To maintain the sheen on your floors and keep them flat and finished, avoid water damage at all costs. Even with a high gloss floor polish, wood is still wood, and standing water can do horrible damage to the boards you so carefully picked out or refinished. Even a small puddle left alone can quickly warp wood and sink through to the ceiling below. Especially in damp or cold seasons, keep boots and wet shoes off your delicate hardwood. Years later, you'll thank yourself for this dedication to detail.
Just a little bit of research will show you that cleaning wood floors with white vinegar and water is highly contested, but it's definitely worth a try if you're looking to avoid harmful chemicals. Depending on the strength of acetic acid (the chemical component in vinegar that breaks down oils and sugars) you are looking to apply to your floors, go for anywhere from a half cup to a full cup of vinegar per gallon of water. Another plus side? If you're into natural remedies, you likely already have a variety of vinegars in your cabinet or refrigerator (but probably avoid the red wine variety).
Even at the grocery store, you can still find wood floor cleaners that aim to minimize their effect on the environment. One such company is Method's Wood for Good line of cleaning products. With everything from daily sprays and polishes to mopping solutions, this plant-based nontoxic formula also smells amazing with a pleasing, non-chemical almond scent (think of freshly baked bear claws and you've got the picture). Method even takes it a step further and doesn't test their products on animals. Natural? Check. Smells good? Check. Appeases the animal-lover in you? Check and check.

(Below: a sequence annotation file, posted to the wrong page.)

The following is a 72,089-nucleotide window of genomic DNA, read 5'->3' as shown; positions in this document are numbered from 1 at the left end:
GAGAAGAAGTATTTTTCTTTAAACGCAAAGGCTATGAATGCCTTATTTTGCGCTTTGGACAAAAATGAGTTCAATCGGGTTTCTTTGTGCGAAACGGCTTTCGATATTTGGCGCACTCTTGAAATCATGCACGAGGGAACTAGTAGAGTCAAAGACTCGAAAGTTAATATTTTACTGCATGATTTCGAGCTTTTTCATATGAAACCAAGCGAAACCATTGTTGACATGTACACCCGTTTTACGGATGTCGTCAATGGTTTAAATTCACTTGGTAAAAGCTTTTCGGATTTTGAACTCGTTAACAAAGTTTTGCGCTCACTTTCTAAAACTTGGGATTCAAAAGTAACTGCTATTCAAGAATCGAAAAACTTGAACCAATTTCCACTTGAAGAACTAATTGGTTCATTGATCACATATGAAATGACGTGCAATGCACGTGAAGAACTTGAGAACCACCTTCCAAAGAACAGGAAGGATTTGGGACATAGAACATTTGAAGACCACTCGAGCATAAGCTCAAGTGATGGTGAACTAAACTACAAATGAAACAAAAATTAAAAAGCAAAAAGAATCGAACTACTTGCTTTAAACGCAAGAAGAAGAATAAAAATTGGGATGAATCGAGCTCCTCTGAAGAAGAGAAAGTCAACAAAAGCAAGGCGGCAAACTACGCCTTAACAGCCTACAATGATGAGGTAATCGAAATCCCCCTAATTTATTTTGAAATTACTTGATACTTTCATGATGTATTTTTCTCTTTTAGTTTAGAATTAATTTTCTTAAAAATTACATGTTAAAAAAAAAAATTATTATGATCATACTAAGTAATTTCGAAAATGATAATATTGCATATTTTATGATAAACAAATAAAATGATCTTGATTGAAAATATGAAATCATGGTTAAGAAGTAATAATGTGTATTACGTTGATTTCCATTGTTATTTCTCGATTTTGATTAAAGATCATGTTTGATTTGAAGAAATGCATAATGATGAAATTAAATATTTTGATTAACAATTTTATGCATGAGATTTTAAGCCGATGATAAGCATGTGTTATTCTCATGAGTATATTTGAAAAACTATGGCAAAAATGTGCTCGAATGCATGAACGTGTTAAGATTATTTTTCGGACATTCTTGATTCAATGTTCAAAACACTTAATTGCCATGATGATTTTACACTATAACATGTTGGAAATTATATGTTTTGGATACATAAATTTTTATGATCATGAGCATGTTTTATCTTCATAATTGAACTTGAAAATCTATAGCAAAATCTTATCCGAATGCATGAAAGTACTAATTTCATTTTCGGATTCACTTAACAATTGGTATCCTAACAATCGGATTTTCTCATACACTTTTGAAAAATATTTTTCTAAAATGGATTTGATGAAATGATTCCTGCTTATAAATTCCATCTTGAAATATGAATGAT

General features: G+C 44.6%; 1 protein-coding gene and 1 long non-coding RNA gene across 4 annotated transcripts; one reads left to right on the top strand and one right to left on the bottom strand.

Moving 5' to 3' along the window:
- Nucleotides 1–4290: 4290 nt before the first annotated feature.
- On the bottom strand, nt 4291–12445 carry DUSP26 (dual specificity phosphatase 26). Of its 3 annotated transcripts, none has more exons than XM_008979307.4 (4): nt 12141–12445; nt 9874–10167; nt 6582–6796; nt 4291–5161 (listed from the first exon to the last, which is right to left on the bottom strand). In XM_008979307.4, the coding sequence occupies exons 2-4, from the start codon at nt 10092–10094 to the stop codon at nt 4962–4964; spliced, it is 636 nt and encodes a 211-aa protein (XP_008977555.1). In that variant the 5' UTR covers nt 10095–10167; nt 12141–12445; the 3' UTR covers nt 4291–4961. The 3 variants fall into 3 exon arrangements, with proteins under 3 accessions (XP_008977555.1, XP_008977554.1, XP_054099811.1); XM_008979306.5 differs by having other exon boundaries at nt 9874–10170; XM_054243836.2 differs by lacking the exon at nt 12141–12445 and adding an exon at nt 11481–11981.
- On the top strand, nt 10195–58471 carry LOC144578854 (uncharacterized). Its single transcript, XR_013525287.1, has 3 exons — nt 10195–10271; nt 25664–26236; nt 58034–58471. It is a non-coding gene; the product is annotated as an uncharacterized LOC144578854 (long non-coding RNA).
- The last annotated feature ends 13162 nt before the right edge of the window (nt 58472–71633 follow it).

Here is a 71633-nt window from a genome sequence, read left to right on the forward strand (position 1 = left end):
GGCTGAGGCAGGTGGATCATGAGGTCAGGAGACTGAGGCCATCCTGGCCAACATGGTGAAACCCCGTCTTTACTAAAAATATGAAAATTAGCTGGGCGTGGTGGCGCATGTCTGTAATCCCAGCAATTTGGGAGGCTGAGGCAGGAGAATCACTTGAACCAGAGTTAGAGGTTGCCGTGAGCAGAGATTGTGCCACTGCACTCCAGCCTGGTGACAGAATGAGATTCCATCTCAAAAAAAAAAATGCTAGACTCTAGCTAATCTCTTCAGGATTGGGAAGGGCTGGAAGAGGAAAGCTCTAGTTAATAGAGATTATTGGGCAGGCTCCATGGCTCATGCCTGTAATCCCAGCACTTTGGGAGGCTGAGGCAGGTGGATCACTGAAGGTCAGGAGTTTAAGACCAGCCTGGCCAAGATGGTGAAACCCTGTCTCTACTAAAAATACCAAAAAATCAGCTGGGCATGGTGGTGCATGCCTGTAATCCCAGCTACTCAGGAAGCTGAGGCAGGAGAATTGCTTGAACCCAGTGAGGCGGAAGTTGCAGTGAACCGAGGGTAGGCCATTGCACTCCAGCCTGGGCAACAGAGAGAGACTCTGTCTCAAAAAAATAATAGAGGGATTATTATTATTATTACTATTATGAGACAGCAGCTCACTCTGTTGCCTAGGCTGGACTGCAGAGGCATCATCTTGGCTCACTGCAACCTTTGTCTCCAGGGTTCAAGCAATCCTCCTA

If you're a proud owner of original hardwood flooring in a century-old home, then your boards have likely swelled, shrugged or shrank over time, leaving gaps and crevices. Dust, dirt and even food can easily find their way into these neat little gaps, looking ugly and doing further damage to your hardwood. The solution? Plug those holes. Pick up a standard wood filler and a putty knife at your local hardware store, and go to town filling and smoothing any noticeable areas. Wait for it to dry, and then work on carefully staining the filled sections to match the original wood. It doesn't have to be perfect, and the results will astonish you.
Hate the smell of vinegar and looking for other homemade, natural remedies? With just a cursory glance through your pantry, you'll find a host of ingredients that will do just fine when mixed or diluted with water. Think Castile soap, borax, essential oils and even black tea. Don't flood your floor with the mixtures, though, because that could lead to excess water damage. It's best to just use a damp mop. Experiment with the mixtures on a hidden or scrap piece of flooring first to make sure they don't negatively affect the finish.
In order to avoid dirtying your hardwood floors in the first place, clean and prep with any of the solutions above, and then carefully place rugs in high traffic areas (think dining room, living room under a coffee table, etc.). However, be sure to regularly clean underneath the rugs and move them occasionally to avoid uneven wear on your floors from sunlight.